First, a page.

Monday, February 1, 2010
Cannonball Read #14: American Gods by Neil Gaiman
Blakspring and Jen K. recommended American Gods to me in my quest for more Gaiman. After reading it, I realized that this book has been reviewed many times by Cannonballers (Pajiba has even previously published a review of it) so I'm not sure if there is much more I can add to it.
The basic premise is that the gods of the old world and the gods of the new world are about to wage a battle, and one man, Shadow, is in for the ride of it. Shadow, a recently convicted gentle giant (I kept thinking that as I read on), was released a couple days early from jail because his wife was killed in a car accident. He is promptly hired by the mysterious Wednesday, who is later revealed to be the Norse god Odin, the All-Father, to just basically be an errand boy. Wednesday is trying to convince all the other old-world gods to join their forces and go to war with the gods of the new world, like the god of Media, or the god of the Internet.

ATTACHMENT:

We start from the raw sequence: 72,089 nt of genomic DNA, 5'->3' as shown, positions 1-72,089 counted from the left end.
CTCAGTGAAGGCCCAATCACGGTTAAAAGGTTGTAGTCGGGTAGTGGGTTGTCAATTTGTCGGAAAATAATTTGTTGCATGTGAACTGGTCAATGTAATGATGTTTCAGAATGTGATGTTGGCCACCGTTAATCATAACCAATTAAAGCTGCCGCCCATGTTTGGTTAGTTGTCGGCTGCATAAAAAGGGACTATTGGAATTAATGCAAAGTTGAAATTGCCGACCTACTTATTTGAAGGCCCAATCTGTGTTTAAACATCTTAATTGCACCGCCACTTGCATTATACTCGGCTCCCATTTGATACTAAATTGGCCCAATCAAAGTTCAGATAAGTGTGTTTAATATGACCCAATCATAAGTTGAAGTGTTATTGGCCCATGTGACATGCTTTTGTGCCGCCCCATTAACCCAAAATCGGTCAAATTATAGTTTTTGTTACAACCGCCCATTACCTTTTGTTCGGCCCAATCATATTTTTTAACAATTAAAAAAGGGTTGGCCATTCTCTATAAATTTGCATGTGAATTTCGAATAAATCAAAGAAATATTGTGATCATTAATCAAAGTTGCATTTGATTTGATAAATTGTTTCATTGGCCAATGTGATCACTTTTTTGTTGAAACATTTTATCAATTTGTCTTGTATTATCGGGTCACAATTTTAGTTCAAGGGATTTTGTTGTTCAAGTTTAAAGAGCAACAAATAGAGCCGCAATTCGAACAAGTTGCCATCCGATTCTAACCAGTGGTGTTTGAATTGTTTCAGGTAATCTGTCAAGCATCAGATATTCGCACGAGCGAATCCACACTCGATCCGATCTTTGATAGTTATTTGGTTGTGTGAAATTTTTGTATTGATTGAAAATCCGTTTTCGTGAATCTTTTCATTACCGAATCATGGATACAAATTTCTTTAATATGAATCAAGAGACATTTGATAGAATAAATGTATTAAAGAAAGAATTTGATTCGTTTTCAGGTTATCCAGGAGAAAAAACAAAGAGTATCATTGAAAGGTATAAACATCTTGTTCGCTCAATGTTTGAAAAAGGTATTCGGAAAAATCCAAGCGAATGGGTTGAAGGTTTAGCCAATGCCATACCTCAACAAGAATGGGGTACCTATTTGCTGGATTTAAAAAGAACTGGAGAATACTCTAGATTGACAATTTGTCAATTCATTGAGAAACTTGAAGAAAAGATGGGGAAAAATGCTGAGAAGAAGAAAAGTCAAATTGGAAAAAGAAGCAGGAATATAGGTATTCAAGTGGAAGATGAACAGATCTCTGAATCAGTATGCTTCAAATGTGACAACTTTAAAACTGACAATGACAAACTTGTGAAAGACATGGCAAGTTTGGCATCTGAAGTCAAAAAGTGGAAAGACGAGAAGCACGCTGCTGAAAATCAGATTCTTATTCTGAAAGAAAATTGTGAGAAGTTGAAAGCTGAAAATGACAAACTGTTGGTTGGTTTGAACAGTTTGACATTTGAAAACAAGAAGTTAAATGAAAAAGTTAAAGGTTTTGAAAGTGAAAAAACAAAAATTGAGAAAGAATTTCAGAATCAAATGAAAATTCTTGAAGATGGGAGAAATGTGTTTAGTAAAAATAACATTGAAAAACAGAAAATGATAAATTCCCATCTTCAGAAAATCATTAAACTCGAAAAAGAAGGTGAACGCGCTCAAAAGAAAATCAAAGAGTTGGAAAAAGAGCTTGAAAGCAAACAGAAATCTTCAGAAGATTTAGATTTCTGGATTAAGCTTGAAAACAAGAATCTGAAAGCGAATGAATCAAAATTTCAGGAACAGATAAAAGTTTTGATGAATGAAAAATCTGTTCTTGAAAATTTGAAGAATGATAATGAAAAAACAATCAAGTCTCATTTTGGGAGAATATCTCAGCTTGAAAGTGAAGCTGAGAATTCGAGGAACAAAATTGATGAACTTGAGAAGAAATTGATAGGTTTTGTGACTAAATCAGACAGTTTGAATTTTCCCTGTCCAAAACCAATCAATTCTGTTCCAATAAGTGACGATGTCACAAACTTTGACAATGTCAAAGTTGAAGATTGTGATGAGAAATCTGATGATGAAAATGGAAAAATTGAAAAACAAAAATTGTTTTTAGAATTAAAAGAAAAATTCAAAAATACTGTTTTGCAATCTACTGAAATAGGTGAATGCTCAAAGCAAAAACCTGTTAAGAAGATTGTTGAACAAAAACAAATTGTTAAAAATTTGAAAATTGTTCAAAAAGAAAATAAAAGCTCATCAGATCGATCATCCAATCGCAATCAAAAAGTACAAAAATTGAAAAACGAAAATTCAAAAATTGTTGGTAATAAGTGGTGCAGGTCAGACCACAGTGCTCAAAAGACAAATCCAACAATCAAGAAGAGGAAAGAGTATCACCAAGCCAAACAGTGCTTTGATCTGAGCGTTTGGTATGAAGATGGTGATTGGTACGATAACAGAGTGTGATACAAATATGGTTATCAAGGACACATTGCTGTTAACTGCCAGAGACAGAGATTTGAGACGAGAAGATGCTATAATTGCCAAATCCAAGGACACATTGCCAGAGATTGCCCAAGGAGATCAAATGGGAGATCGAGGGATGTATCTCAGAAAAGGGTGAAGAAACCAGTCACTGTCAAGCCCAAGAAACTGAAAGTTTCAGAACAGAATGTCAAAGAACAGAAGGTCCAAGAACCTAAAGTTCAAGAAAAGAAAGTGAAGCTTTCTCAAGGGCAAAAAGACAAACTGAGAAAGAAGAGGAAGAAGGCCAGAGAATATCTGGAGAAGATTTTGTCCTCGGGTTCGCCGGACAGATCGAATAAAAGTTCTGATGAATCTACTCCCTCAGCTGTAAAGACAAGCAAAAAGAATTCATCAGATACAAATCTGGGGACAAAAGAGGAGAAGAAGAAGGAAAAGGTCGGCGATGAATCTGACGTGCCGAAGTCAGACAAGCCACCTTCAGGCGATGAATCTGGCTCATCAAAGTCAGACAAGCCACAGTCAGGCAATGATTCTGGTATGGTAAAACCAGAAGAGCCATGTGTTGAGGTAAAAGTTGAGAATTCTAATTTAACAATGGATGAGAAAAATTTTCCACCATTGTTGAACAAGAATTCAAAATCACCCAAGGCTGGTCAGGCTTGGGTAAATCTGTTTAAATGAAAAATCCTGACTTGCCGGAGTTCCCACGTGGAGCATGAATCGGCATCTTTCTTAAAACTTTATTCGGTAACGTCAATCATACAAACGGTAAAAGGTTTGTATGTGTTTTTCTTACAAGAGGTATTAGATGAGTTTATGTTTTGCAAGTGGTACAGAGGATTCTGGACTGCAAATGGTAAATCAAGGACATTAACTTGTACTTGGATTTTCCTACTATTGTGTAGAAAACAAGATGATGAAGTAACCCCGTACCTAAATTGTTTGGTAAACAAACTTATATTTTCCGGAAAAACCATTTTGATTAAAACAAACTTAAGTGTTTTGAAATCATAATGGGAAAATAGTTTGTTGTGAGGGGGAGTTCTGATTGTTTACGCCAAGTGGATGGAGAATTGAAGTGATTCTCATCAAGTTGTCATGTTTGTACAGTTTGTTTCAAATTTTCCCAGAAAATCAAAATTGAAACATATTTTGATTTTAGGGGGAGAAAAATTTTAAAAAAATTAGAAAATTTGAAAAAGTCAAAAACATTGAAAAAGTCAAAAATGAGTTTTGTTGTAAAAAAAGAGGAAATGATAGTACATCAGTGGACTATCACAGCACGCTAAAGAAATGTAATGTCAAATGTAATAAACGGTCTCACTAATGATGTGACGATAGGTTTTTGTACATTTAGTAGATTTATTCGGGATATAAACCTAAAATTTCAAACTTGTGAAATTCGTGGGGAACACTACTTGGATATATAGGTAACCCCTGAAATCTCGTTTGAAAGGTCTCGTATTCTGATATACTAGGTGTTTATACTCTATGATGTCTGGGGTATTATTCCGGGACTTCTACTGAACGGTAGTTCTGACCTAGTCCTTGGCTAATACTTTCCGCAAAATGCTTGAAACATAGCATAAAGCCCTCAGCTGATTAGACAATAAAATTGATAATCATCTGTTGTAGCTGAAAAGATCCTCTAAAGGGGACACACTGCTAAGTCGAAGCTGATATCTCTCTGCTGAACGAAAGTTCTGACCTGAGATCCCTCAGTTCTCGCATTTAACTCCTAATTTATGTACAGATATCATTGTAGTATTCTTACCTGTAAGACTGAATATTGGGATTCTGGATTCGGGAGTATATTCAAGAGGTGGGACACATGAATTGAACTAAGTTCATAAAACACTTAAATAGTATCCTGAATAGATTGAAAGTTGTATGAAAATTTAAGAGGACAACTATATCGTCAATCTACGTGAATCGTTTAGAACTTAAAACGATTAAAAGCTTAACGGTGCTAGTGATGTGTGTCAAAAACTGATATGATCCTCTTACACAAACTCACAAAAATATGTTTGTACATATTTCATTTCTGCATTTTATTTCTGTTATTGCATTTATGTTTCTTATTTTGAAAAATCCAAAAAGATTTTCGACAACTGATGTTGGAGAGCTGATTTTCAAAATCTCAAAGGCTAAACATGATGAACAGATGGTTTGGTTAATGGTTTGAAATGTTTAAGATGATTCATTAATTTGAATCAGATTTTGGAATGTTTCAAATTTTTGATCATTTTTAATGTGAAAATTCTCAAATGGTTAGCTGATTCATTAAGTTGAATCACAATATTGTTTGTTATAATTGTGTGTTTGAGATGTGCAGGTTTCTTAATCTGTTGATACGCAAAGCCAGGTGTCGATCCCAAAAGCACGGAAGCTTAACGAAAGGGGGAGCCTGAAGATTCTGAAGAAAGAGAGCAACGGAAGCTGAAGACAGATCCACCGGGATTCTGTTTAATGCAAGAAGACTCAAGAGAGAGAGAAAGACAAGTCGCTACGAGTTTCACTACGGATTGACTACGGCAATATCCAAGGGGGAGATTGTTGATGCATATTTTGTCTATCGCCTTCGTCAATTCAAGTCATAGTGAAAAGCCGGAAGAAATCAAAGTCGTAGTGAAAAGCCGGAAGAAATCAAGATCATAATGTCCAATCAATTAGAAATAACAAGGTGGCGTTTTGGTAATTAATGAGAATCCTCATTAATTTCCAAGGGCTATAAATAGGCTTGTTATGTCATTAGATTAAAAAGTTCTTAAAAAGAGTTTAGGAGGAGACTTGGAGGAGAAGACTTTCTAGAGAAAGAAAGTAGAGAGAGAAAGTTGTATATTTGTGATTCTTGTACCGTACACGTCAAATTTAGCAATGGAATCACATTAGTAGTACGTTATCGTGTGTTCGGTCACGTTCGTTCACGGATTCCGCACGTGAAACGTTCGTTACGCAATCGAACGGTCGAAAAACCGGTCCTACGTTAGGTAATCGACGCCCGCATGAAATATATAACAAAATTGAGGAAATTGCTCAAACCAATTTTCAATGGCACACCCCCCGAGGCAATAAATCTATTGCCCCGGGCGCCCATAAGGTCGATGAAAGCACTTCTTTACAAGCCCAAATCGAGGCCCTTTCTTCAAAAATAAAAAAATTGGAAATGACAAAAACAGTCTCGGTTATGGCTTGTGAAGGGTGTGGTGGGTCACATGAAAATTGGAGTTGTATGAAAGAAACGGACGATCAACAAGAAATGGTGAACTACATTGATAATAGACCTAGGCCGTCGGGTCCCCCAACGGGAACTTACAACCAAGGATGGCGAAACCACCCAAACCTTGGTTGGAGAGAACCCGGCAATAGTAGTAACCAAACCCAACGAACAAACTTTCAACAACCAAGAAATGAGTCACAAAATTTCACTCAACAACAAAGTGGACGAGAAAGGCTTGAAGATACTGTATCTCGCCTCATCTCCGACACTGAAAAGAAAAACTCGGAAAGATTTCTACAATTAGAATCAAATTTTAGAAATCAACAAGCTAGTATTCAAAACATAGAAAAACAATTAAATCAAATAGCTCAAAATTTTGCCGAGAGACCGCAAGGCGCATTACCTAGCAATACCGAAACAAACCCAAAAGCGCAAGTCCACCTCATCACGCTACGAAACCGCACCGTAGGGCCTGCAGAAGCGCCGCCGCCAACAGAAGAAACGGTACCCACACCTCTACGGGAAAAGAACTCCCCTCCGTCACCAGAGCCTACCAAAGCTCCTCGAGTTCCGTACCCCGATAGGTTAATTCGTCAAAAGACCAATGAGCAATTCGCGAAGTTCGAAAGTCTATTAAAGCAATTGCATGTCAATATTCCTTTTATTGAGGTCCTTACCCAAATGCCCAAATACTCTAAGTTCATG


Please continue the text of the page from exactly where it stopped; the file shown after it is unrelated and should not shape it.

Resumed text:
Reading this felt a little like swimming underwater without goggles. I never knew which direction it was going - I was confused whether if this was reality or fantasy, and once I realized it was both, I was confused about the Bigger Picture. There was not much exposition or explanation. I definitely had to read behind the lines of the actual story in order to really understand it, and even then, I'm not sure if I quite get it. It was the story of Shadow that really kept me going. In addition, Gaiman's writing is fantastic. My favorite parts of the book (besides just following Shadow's adventures) were the little sections tucked in between the main story of how the gods are currently living in America.
After reading three books by him (Coraline, Stardust, and this), I still cannot see much similarities in writing except that it is phenomenal. If I had to quibble about this book, I would say that a lot of the events are a little too dream-like and whimsical for me. Hopefully, I will be able to understand it better/get more out of it when I re-read it.